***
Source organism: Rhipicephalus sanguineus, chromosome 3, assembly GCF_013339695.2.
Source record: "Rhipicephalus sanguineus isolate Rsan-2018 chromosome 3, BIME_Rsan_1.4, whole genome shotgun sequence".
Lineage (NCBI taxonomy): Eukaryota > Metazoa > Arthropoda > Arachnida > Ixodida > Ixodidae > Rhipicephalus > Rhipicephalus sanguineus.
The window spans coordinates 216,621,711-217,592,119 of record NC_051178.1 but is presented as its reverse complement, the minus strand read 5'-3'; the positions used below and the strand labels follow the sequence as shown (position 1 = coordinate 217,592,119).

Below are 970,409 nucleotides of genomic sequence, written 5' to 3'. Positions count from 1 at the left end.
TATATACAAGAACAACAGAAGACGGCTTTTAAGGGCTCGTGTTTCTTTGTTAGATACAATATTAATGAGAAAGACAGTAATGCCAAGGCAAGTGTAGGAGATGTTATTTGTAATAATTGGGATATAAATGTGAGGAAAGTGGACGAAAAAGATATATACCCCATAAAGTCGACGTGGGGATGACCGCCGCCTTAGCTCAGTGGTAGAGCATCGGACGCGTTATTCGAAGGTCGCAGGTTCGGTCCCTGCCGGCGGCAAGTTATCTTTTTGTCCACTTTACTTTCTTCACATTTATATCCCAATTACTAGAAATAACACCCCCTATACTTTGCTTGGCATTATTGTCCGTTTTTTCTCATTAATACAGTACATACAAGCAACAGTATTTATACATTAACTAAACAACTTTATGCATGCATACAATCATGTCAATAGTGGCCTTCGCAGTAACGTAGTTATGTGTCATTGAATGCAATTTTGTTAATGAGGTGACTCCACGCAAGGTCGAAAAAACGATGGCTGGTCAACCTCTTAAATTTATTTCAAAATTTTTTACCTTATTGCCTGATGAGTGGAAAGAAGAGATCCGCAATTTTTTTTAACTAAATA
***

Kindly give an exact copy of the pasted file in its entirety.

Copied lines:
Source organism: Rhipicephalus sanguineus, chromosome 3, assembly GCF_013339695.2.
Source record: "Rhipicephalus sanguineus isolate Rsan-2018 chromosome 3, BIME_Rsan_1.4, whole genome shotgun sequence".
Lineage (NCBI taxonomy): Eukaryota > Metazoa > Arthropoda > Arachnida > Ixodida > Ixodidae > Rhipicephalus > Rhipicephalus sanguineus.
The window spans coordinates 216,621,711-217,592,119 of record NC_051178.1 but is presented as its reverse complement, the minus strand read 5'-3'; the positions used below and the strand labels follow the sequence as shown (position 1 = coordinate 217,592,119).

Below are 970,409 nucleotides of genomic sequence, written 5' to 3'. Positions count from 1 at the left end.
TATATACAAGAACAACAGAAGACGGCTTTTAAGGGCTCGTGTTTCTTTGTTAGATACAATATTAATGAGAAAGACAGTAATGCCAAGGCAAGTGTAGGAGATGTTATTTGTAATAATTGGGATATAAATGTGAGGAAAGTGGACGAAAAAGATATATACCCCATAAAGTCGACGTGGGGATGACCGCCGCCTTAGCTCAGTGGTAGAGCATCGGACGCGTTATTCGAAGGTCGCAGGTTCGGTCCCTGCCGGCGGCAAGTTATCTTTTTGTCCACTTTACTTTCTTCACATTTATATCCCAATTACTAGAAATAACACCCCCTATACTTTGCTTGGCATTATTGTCCGTTTTTTCTCATTAATACAGTACATACAAGCAACAGTATTTATACATTAACTAAACAACTTTATGCATGCATACAATCATGTCAATAGTGGCCTTCGCAGTAACGTAGTTATGTGTCATTGAATGCAATTTTGTTAATGAGGTGACTCCACGCAAGGTCGAAAAAACGATGGCTGGTCAACCTCTTAAATTTATTTCAAAATTTTTTACCTTATTGCCTGATGAGTGGAAAGAAGAGATCCGCAATTTTTTTTAACTAAATA